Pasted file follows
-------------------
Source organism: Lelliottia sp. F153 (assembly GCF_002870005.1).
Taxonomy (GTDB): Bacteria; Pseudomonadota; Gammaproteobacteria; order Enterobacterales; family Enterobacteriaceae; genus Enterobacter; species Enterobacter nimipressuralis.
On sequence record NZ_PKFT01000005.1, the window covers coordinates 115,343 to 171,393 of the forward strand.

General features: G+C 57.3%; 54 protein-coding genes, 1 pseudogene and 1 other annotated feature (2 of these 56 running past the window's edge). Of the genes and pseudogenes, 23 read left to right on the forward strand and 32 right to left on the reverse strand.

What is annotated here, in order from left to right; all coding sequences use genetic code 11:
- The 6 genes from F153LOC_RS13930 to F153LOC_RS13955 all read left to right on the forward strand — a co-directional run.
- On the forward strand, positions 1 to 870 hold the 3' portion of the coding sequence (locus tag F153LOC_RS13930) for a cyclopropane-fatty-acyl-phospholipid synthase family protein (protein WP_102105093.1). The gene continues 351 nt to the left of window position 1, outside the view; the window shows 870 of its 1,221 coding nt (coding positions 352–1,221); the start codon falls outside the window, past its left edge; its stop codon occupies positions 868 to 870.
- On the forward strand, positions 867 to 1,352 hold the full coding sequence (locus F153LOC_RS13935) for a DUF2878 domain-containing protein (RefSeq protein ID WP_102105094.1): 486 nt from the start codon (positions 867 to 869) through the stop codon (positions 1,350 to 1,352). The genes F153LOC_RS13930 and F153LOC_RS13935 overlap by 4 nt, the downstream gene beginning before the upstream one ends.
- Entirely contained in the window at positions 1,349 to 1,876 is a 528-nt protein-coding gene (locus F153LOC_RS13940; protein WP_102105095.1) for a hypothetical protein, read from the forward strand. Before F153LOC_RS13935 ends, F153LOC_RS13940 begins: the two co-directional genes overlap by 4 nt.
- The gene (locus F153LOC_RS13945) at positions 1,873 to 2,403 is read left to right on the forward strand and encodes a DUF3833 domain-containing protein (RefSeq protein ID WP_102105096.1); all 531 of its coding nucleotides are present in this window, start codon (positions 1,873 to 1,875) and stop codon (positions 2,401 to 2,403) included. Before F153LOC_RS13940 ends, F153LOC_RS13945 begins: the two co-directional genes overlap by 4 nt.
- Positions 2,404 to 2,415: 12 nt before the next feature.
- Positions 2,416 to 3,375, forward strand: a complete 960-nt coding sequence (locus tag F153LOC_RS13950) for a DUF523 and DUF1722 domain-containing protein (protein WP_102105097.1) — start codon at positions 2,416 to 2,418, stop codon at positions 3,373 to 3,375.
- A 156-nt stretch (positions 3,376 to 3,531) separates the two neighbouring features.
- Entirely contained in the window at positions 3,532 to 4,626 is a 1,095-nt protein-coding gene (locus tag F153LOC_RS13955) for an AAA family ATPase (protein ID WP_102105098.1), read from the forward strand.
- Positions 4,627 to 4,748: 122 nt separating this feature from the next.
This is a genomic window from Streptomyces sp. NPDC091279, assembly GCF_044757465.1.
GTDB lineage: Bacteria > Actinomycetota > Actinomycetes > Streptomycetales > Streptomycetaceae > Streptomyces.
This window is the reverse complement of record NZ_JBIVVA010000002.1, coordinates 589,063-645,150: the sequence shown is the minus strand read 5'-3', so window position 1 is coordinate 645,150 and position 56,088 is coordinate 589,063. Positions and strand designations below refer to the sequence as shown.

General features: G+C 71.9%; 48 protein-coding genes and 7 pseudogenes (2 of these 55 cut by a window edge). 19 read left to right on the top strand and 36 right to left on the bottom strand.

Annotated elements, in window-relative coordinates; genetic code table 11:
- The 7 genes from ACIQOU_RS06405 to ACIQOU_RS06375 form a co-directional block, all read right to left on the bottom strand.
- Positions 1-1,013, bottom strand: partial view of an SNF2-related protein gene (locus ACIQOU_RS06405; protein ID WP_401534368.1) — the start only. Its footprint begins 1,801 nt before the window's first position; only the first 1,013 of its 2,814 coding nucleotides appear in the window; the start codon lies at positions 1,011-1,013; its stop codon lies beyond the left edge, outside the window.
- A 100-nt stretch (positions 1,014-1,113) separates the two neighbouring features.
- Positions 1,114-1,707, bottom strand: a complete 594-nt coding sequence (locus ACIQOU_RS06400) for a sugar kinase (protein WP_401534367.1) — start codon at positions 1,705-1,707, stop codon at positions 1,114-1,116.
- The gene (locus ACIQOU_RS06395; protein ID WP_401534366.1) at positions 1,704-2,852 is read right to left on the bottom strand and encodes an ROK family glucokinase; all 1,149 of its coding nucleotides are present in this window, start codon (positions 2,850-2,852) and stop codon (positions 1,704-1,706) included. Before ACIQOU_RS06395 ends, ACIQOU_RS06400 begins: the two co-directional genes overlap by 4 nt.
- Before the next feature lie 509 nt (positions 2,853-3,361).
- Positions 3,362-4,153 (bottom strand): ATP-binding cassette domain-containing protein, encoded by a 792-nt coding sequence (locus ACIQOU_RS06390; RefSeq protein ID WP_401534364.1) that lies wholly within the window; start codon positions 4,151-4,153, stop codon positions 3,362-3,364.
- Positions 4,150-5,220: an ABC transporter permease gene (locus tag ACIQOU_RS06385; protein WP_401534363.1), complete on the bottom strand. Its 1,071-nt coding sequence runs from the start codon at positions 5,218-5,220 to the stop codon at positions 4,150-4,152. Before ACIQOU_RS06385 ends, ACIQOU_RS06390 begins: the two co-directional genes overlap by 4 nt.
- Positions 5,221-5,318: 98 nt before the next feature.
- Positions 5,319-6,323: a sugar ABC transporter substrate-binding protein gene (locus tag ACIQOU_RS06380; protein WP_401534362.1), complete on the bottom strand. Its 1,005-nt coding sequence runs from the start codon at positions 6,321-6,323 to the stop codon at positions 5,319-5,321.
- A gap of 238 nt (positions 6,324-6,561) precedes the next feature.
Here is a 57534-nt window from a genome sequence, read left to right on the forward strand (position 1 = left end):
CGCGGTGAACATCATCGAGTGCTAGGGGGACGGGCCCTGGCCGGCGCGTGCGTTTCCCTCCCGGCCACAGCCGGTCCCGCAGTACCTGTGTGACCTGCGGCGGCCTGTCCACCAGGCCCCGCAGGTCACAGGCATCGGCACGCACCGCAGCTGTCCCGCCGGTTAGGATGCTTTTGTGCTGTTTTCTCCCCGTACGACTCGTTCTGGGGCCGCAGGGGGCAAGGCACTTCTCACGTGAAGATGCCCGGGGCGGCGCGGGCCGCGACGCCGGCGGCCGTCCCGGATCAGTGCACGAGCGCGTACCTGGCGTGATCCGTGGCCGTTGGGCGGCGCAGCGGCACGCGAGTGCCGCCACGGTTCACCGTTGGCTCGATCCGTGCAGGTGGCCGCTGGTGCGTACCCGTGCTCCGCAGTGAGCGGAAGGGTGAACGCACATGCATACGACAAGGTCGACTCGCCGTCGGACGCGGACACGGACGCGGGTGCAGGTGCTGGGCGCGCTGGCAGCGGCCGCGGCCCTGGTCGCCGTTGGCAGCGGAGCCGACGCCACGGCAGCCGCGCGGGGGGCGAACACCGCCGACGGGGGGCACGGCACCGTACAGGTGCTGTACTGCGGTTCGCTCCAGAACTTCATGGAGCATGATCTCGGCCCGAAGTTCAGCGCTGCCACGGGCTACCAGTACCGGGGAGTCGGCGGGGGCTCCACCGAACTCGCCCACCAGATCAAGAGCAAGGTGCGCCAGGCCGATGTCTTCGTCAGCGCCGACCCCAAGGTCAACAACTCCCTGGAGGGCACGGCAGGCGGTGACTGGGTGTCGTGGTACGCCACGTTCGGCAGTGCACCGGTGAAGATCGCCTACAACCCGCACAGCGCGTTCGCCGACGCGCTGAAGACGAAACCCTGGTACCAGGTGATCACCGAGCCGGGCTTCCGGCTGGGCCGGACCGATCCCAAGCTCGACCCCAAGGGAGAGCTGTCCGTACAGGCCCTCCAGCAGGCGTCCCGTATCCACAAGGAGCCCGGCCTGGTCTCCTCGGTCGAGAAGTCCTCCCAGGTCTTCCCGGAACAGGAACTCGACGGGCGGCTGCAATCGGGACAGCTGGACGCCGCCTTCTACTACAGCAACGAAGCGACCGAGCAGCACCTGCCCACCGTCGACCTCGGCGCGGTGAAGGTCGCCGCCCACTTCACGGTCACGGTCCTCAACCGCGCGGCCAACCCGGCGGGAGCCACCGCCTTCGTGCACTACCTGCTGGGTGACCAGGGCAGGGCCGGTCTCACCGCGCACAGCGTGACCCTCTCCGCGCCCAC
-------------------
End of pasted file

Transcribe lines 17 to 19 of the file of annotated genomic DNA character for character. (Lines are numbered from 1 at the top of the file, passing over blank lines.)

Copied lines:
GTDB lineage: Bacteria > Actinomycetota > Actinomycetes > Streptomycetales > Streptomycetaceae > Streptomyces.
This window is the reverse complement of record NZ_JBIVVA010000002.1, coordinates 589,063-645,150: the sequence shown is the minus strand read 5'-3', so window position 1 is coordinate 645,150 and position 56,088 is coordinate 589,063. Positions and strand designations below refer to the sequence as shown.

General features: G+C 71.9%; 48 protein-coding genes and 7 pseudogenes (2 of these 55 cut by a window edge). 19 read left to right on the top strand and 36 right to left on the bottom strand.